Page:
Immunoassay analyzers identify concentrations of specific substances in fluid samples. Abbott’s ARCHITECT i2000SR uses the widespread chemiluminescence immunoassay (CLIA) system. CLIA market analyzers, reagents and accessories comprise the largest subsector in the diagnostics market, worth 30 billion yuan in China alone, according to Haitong Securities. It is dominated by four multinationals (Roche, Abbott, Beckman Coulter, and Siemens: “The Big Four”). One way they maintain their monopoly is through “closed systems,” which only allow the use of their proprietary reagents.
The arrangement gives manufacturers control over reagent quality and secures their income and market share long after the devices are sold. Reverse engineering the devices to produce alternative reagents somehow constitutes intellectual property infringement.
Tellgen claimed that all CLIA diagnostic reagents involved were approved by the State Food and Drug Administration, but intellectual property is outside the SFDA remit. If a drug or procedure works, it gets approval.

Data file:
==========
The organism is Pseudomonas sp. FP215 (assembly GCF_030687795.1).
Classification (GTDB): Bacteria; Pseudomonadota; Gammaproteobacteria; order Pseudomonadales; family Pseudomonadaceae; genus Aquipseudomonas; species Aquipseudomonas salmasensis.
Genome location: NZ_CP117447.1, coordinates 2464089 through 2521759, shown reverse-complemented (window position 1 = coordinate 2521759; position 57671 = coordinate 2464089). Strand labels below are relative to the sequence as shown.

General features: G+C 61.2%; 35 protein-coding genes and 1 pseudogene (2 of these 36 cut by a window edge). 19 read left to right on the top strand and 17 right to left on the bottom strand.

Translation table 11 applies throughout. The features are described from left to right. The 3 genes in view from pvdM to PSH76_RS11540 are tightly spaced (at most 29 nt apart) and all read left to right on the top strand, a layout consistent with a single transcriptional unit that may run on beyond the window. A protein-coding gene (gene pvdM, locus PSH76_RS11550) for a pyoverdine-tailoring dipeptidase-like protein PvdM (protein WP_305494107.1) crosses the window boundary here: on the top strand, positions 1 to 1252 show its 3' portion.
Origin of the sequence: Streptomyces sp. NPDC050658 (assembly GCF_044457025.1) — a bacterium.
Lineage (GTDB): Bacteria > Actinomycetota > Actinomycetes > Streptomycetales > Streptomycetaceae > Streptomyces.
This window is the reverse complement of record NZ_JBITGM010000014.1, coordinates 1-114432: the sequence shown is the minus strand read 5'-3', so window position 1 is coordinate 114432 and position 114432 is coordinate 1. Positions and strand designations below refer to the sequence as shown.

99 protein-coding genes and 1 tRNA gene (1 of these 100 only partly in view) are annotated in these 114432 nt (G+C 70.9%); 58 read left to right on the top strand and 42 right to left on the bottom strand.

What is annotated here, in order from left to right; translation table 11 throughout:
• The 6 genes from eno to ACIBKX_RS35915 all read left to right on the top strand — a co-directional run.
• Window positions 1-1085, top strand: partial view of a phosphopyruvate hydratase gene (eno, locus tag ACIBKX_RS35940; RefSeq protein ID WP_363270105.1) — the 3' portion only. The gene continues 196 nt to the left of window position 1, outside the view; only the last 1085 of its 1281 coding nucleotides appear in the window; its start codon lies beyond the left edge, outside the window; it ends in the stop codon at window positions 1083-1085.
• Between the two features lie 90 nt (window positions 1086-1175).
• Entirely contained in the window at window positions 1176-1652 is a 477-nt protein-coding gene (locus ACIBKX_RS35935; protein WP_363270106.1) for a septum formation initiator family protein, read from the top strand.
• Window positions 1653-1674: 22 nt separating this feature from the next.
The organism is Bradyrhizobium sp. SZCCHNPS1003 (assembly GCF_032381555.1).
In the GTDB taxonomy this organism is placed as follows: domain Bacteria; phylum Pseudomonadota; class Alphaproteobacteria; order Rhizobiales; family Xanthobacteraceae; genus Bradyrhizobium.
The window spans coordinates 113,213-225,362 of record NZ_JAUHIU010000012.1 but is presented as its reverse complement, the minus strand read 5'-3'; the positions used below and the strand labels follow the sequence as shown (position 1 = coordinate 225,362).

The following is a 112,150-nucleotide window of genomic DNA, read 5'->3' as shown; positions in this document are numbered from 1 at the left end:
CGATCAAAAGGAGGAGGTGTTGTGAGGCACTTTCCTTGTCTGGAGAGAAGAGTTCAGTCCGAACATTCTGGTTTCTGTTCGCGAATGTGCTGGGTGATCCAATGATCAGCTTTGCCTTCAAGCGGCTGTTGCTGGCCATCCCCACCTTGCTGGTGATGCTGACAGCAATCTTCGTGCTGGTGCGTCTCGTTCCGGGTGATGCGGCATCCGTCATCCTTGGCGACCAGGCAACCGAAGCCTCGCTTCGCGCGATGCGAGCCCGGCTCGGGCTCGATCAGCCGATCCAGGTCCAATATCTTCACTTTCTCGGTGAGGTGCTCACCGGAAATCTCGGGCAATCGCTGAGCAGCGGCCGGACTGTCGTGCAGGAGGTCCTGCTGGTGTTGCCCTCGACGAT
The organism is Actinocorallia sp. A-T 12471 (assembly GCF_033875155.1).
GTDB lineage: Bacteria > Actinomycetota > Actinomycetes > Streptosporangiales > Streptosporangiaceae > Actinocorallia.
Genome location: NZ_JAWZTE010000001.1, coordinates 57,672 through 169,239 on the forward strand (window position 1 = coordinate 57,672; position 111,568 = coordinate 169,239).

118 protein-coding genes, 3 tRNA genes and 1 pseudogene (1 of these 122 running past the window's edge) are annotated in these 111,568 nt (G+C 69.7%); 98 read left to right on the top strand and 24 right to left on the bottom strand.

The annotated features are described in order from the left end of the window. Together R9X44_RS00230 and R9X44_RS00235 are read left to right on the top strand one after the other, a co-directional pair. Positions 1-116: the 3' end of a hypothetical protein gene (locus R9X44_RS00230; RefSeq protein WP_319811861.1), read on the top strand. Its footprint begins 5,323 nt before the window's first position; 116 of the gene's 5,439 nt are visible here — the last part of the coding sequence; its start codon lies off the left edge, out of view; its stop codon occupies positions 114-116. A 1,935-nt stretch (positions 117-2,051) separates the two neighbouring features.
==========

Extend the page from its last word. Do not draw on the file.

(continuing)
“The question is, how was Tellgen ever able to develop and test its reagent without Abbott even knowing?” a biomedicine developer said in an interview. “Abbott’s devices do not support open-source development. So how Tellgen cracked the code is something of a mystery.”
Third-party reagent development entails decrypting analyzers, which can only be done through official partnerships or illicitly. Manufacturers occasionally work with independent producers to develop reagents for new tests on existing devices but none of Tellgen’s reagents seem to have been developed in that way.
Closed systems are secured behind an encryption process. Reagents are typically encoded with identification information that is decrypted by algorithms in the analyzer. Likewise, the algorithms can make certain reagents incompatible “just because,” as was the case with Tellgen’s reagents.
No one is sure exactly how Tellgen cracked Abbott’s code. There is no solid evidence it hacked Abbott’s software – a severe intellectual property breach. Further confounding the case, Tellgen has been highly vocal throughout.